Term of Award

Spring 2009

Degree Name

Doctor of Education in Education Administration (Ed.D.)

Document Type and Release Option

Dissertation (open access)

Department

Department of Leadership, Technology, and Human Development

Committee Chair

Linda M. Arthur

Committee Member 1

Barbara Mallory

Committee Member 2

Mary Bennett

Abstract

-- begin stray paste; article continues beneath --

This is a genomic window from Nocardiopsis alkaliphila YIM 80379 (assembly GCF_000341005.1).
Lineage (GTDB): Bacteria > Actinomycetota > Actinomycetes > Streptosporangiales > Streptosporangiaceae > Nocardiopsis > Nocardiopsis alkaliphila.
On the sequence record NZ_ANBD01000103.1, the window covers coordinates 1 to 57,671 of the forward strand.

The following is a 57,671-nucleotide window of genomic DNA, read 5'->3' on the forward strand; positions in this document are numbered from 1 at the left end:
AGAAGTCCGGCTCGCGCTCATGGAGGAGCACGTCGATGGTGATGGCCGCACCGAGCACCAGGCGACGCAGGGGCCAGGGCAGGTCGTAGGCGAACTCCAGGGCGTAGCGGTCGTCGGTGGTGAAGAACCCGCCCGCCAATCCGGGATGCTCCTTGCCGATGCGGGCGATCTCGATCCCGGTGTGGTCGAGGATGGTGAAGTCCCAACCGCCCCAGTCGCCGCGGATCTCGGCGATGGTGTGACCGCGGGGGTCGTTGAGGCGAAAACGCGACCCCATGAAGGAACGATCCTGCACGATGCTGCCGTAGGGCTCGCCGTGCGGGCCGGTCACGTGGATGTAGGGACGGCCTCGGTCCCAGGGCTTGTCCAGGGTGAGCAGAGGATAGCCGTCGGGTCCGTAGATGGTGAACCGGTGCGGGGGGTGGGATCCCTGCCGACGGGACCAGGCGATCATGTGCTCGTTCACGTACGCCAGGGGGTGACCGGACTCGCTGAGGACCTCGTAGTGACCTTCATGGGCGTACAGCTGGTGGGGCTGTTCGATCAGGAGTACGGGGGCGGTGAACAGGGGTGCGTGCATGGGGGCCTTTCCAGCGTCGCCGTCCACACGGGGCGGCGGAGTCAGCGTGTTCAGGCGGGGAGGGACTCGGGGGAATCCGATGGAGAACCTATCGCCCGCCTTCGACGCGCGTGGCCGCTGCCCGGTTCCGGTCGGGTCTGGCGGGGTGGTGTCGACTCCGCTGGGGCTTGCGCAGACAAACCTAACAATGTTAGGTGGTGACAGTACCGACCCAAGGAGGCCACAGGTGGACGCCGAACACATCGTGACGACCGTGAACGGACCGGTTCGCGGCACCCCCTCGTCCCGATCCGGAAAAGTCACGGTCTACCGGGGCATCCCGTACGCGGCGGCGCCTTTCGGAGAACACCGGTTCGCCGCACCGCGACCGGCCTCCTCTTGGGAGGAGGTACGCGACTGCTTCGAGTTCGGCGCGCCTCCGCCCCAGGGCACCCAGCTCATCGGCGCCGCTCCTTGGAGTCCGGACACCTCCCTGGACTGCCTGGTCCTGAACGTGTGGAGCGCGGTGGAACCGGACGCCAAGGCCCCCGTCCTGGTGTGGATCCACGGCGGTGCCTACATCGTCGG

This study determined the extent of cultural diversity awareness of in-service, elementary teachers in Georgia classrooms. The study also determined if different levels of cultural awareness existed between teacher groups in relation to their race/ethnicity, gender, level of education, number of years teaching experience, level of education, and exposure to or experience with multicultural education training. A group of 305 certified, in-service elementary school teachers completed the Cultural Diversity Awareness Inventory, which assessed their beliefs about cultural diversity in five domains: general cultural awareness, culturally diverse families, cross-cultural communication, assessment, and creating a multicultural environment. Results indicated that elementary, in-service teachers are most culturally aware in domain one, general cultural awareness; they are least culturally aware in domain four, assessment. There was not a significant difference between teachers' extent of cultural diversity awareness in the five domains in regards to race, gender, level of education, years teaching experience, and exposure to or experience with multicultural education training. In-service, elementary teachers in Georgia, who are primarily monocultural, realize that the children they serve have cultures different from their own. Teachers understand the importance of identifying the ethnic groups of their students and their families, and they are comfortable in settings with people who exhibit values different from their own. Additionally, in-service, elementary teachers in Georgia classrooms believe in creating a multicultural learning environment in which family views are included in program planning, and they believe in making accommodations for different cultures and learning styles.

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